New Brunswick

Lobster fishery intensifies Machias Seal Island boundary dispute

The entry of Nova Scotia lobster fishing boats has flared up a boundary feud between local fishermen based in Cutler, Maine and Grand Manan Island, New Brunswick who previously were able to informally sort out their differences.

New players don’t have as much of a stake in cooperating with the Maine fishermen

A long-standing boundary dispute between Canada and the United States has become more complicated because of changes in the lobster fishing industry.

The two countries have disagreed for decades about who owns tiny Machias Seal Island and the lucrative 700-square-kilometre lobster grounds around it.

In the past, local fishermen based in Cutler, Maine and Grand Manan Island, New Brunswick have feuded over the area, but have been able to sort out their differences informally.

Now, New Brunswick's fisheries minister and one Maine industry representative say local solutions are more difficult with non-Grand Manan Canadians acquiring licences to fish in the area.

"Some of the boats coming over from Nova Scotia have upped the ante a little bit," says Fisheries Minister Rick Doucet, whose constituency includes Grand Manan.

Kristan Porter, a Cutler fishermen and board member of the Maine Lobstermen's Association, agrees, saying non-local Canadian owners who acquire licences but don't fish themselves don't have the same rapport with their Maine counterparts.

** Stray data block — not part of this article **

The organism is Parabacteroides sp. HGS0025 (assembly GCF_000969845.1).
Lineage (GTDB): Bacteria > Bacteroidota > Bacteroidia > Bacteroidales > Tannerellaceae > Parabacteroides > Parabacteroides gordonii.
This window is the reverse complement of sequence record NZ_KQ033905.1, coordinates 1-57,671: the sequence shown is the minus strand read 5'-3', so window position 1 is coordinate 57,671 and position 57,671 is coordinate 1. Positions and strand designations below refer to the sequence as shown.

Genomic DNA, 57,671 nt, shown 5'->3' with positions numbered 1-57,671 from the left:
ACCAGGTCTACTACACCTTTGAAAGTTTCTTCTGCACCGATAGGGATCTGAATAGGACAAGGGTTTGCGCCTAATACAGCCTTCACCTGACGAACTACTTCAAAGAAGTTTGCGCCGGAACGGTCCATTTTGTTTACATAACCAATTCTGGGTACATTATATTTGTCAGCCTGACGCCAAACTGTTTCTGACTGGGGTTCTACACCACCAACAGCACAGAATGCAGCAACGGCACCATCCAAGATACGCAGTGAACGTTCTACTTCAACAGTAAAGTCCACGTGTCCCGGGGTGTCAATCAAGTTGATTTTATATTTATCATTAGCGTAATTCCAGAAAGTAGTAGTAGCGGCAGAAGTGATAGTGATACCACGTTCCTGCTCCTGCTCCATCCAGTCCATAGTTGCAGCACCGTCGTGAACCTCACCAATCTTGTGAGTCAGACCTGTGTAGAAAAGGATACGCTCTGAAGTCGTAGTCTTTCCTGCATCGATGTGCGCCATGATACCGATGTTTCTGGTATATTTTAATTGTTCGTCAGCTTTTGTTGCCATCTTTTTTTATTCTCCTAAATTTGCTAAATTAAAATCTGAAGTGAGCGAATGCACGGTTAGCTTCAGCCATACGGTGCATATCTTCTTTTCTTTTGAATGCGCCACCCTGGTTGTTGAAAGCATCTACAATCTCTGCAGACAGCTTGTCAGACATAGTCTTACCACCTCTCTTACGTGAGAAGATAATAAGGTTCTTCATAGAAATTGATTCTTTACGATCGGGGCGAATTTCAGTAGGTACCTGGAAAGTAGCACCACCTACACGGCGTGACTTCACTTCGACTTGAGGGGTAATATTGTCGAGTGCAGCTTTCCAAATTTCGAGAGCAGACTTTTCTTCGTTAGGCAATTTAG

The Canadian flag flutters in the breeze by the lighthouse at Machias Seal Island. (The Canadian Press)

"I have much better luck working around and working with [Canadian] guys who own those traps sitting beside mine, who don't want to be tangled up and have a conflict," he says.

"But when you've got guys from Nova Scotia who don't have a penny in it, or guys even from Grand Manan now, where the guy running the boat doesn't have a penny in it, it's really no skin off their nose."

Canada and the U.S. both say they own the so-called "grey zone" around Machias Seal Island, and have argued over it since 1971 with no resolution.

There have been tensions before, including incidents of trap lines being cut loose, but no full-blown conflict.

Traditionally, local fishermen from both communities have been able to strike informal agreements to share the fishery.

But in recent years, at least one Nova Scotia processor as well as aboriginal bands exercising their rights under the Supreme Court of Canada's Marshall decision have acquired licences that were once part of the Grand Manan fleet.

New players

Those new players don't have as much of a stake in cooperating with the Maine fishermen, Porter says, and it means the Canadians no longer speak with a single, unified voice.

"They're all Canadians to me, the guys who have never been there. But when you've got Canadian guys feuding with other Canadian guys, on top of us — that's a flare-up, too," he says.

Grand Manan fishermen resent the Nova Scotia move into their traditional area, and successfully lobbied Ottawa for a freeze on the transfer of any more licences belonging to Grand Manan fishermen to off-island owners.

But those who did get licences are using them, including Steven Corkum, the president of Nova Scotia-based Yarmouth Sea Products.